The VA is characteristically divided into 4 segments such as V1-V4[25, 26]: V1; also denoted as the pre-foraminal segment (starts from the subclavian artery to the transverse foramen of C6), V2; also denoted as the foraminal segment (starts from the transverse foramen of C6 to the transverse foramen of C2), V3; also denoted as the atlantic, extradural or extraspinal segment (starts from C2, where the artery loops, turns lateral and upwards into the transverse foramen and progress via C1 to penetrate the dura, V4; also denoted as the intradural or intracranial segment (starts from the dura at the lateral border of the posterior atlanto-occipital membrane to their convergence on the medulla to constitute the BA).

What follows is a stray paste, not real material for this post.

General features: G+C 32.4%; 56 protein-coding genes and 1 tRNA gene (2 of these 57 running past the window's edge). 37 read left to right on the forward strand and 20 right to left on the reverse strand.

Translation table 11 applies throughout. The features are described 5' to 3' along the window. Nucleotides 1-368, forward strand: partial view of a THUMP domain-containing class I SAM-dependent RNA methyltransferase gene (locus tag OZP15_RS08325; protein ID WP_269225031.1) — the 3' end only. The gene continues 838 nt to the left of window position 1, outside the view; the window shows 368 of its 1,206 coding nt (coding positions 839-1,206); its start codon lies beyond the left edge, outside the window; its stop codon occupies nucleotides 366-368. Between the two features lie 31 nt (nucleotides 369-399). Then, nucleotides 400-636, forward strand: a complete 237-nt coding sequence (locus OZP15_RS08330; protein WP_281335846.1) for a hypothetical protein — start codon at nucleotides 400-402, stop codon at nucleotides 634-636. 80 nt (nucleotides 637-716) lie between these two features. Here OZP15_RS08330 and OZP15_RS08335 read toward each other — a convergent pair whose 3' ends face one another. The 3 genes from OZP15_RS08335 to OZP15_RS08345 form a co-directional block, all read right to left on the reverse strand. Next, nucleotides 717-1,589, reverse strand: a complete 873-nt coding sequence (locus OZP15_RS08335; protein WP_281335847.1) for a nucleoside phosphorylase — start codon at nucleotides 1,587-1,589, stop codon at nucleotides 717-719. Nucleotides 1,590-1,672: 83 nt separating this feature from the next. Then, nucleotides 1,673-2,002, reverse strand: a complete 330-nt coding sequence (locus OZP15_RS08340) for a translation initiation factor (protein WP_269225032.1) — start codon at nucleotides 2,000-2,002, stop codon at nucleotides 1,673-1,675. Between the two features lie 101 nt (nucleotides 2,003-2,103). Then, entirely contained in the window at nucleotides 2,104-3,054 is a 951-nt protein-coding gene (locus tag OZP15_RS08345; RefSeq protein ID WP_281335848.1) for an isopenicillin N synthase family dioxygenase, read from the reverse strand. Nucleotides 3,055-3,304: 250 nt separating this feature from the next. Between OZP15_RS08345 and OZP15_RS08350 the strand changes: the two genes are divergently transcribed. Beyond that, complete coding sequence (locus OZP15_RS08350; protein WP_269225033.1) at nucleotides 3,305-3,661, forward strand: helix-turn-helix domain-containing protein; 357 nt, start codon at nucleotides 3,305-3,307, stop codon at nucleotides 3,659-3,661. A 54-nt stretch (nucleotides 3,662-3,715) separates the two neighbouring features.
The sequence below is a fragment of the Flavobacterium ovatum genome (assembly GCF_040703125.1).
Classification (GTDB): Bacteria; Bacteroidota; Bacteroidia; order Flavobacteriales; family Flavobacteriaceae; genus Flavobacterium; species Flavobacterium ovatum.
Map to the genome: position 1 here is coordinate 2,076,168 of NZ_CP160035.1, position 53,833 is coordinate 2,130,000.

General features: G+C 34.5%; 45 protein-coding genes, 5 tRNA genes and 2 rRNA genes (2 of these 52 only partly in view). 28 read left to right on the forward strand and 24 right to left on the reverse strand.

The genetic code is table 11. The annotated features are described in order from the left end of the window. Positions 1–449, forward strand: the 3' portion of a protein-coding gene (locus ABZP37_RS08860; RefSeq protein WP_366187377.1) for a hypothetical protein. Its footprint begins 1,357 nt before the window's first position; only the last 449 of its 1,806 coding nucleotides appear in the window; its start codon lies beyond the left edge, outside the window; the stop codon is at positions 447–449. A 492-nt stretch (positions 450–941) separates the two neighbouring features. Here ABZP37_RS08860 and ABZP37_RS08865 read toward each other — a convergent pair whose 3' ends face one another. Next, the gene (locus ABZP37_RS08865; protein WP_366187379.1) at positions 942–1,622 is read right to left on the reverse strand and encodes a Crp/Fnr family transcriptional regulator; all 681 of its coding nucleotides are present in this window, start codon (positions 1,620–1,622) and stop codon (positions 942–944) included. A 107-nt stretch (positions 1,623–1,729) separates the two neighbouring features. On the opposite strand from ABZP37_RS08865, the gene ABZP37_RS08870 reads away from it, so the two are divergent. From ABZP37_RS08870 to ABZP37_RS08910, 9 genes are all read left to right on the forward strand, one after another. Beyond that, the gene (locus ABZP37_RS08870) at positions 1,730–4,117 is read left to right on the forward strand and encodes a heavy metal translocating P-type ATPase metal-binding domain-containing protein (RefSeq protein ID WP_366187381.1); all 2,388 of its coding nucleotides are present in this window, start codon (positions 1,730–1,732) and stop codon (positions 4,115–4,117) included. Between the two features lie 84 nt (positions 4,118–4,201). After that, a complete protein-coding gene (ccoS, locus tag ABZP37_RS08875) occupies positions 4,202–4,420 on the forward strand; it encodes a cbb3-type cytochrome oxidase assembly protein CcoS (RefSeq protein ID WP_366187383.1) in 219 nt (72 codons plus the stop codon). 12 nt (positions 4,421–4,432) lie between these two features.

All procures were carried out under general anesthesia. The entire operations were carried out strictly as previously described by Luo et a. After securing the femoral artery access, a 6F/8F guide catheters were maneuvered into the BA or the VAs via the subclavian arteries and initial angiographies performed to determine the locations of the occlusions (Fig. 1C). Using a coaxial system, we advance 0.21 inch microcatheters (Rebar microcatheter; Covidien, California, USA) and 0.014 inch microguide wires (Transend; Stryker, Kalamazoo, Michigan) into the thrombi as far as the distal ends of the occluded vessels. Angiographies were then performed to confirm that the distal vasculars were patent and no pathology were found in the lumens.